many other individuals.
We admit that some parts of this report may be insufficient and incomplete for the readers. We
seek readers’ understanding on that.

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DPRK Association for Human Rights Studies

2014

1. Human Rights Mechanism in the DPRK
This part outlines the DPRK’s geographical location, history and social system, and explains the
major view and stand of the DPRK towards human rights and development of human rights
mechanism and the current situation.

1) Country Review
─ Physiography
Korea is situated in the northeastern part of the Asian continent. It consists of the Korean
peninsula and 3,452 islands around it, covering a total area of 223,370 square kilometres.
The northern part of the peninsula is bordered by China and Russia with the Amnok and the
Tuman rivers in between. The peninsula is surrounded by East Sea, West Sea and South Sea of
Korea, facing Japan to the east.
With more than 80% of its territory mountainous, it has high mountains, deep valleys, hilly
areas and thick forests. The six famous mountains, namely Paektu, Kumgang, Myohyang, Kuwol,
Chilbo and Jiri, are well known to the world.
As there are many rivers, lakes and springs, it is one of the countries with a high density of
water sources. And it has 179 high-quality mineral waters and hot springs.
Korea has four seasons of spring, summer, autumn and winter—each season distinctive and
characteristic.
Compared to the size of its territory, Korea is rich in mineral resources. Hence, it is said its area
should be measured by cubic metres, not by square metres.
In particular, Korea ranks among leading countries in the world in terms of deposits of iron ore
and magnesite, which are of high grade. The distribution area of limestone, the main raw material
for cement, covers 25~35% of its land mass and coal deposits amount to billions of tons. Marine
resources are also significant.

─ History
Korean ancestors had settled on the Korean peninsula from time immemorial; they created the
Taedonggang civilization, an independent sphere of civilization. This indicates that Korea is one of
the cradles of mankind.
In the early 30th century BC, Tangun, founding father of the Korean nation, opened a new era of
civilization by founding Ancient Joson with Pyongyang as its centre, which was the first ancient
state in east Asia.
Koreans are a homogeneous nation who have lived on the same territory from ancient times
maintaining the same bloodline, language and culture.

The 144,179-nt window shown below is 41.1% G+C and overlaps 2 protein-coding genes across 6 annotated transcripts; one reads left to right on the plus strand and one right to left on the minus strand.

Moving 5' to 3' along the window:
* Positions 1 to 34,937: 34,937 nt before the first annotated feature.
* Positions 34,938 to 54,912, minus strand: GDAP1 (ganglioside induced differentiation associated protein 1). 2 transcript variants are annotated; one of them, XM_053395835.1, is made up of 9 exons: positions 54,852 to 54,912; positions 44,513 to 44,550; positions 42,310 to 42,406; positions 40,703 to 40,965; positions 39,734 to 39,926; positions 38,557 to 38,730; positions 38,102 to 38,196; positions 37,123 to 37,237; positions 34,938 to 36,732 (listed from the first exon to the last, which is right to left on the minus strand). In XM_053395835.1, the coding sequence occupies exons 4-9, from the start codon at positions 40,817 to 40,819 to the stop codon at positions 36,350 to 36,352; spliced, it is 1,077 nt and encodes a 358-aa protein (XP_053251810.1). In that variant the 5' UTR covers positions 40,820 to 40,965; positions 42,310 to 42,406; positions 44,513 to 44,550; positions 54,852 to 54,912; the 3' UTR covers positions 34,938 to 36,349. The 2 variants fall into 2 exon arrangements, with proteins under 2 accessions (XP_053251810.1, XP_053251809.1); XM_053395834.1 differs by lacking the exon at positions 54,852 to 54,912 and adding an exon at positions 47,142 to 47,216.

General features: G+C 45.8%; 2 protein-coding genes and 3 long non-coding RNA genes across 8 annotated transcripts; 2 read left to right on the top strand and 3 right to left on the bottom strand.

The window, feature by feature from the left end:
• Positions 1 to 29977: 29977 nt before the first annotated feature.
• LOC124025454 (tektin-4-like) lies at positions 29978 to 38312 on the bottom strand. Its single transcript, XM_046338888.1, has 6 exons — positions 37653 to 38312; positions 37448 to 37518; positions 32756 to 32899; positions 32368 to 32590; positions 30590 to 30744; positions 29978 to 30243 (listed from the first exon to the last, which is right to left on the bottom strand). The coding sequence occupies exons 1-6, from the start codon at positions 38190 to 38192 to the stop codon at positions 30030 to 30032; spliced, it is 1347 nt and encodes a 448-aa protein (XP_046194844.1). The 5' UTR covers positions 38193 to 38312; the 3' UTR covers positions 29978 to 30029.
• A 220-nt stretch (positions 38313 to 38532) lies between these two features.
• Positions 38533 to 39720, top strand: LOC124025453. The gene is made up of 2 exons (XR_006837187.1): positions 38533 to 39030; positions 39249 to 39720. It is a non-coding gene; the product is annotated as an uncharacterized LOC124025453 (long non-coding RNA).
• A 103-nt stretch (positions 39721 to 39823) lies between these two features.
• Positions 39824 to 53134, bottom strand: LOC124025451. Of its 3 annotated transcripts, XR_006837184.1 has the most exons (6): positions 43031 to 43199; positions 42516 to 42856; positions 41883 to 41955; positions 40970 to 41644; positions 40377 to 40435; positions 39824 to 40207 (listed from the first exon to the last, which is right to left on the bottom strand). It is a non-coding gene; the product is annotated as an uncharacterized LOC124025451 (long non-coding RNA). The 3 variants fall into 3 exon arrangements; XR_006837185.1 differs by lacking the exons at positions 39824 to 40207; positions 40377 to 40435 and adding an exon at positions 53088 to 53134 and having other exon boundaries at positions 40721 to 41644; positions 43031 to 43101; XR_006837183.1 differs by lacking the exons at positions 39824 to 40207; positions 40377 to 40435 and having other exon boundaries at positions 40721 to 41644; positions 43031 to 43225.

They are also a resourceful nation; they created material and cultural wealth through their
creative activities. They were the first to invent an iron-clad warship, metal types and astronomical
observatory. Numerous historical sites and relics including Koguryo tomb murals and historical
relics in Kaesong are on the list of world heritage sites.
In modern times, Korea became an arena for competition among the powers, ending up being
occupied by the Japanese aggressors in the early 20th century.
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DPRK Association for Human Rights Studies

2014

Under the leadership of General Kim Il Sung, the Korean people waged a 20-year anti-Japanese
revolutionary struggle to win back their country, thus liberating it on August 15, 1945.
With the founding of the Democratic People’s Republic of Korea (DPRK) on September 9,
1948, they could have a genuine government of their own for the first time in their history that
represents the interests of all the Korean people.
The US, which occupied the southern half of Korea under the cloak of “liberators” after World
War II, unleashed a war against the DPRK on June 25, 1950 to obliterate it in its cradle and reduce
Koreans to slaves. However, the Korean people beat the US which had boasted of being “the
strongest” in the world, demonstrating the spirit of heroic Korea.
Korea was divided into two parts first with the 38th Parallel as the dividing line after its
liberation from the Japanese military rule and the division was fixed into north and south Korea
after the Korean War with the Military Demarcation Line as a boundary, pursuant to the Korean
Armistice Agreement.
Upholding the banner of independence and self-reliance, the DPRK successfully carried out
post-liberation construction, anti-imperialist, anti-feudal democratic revolution, post-war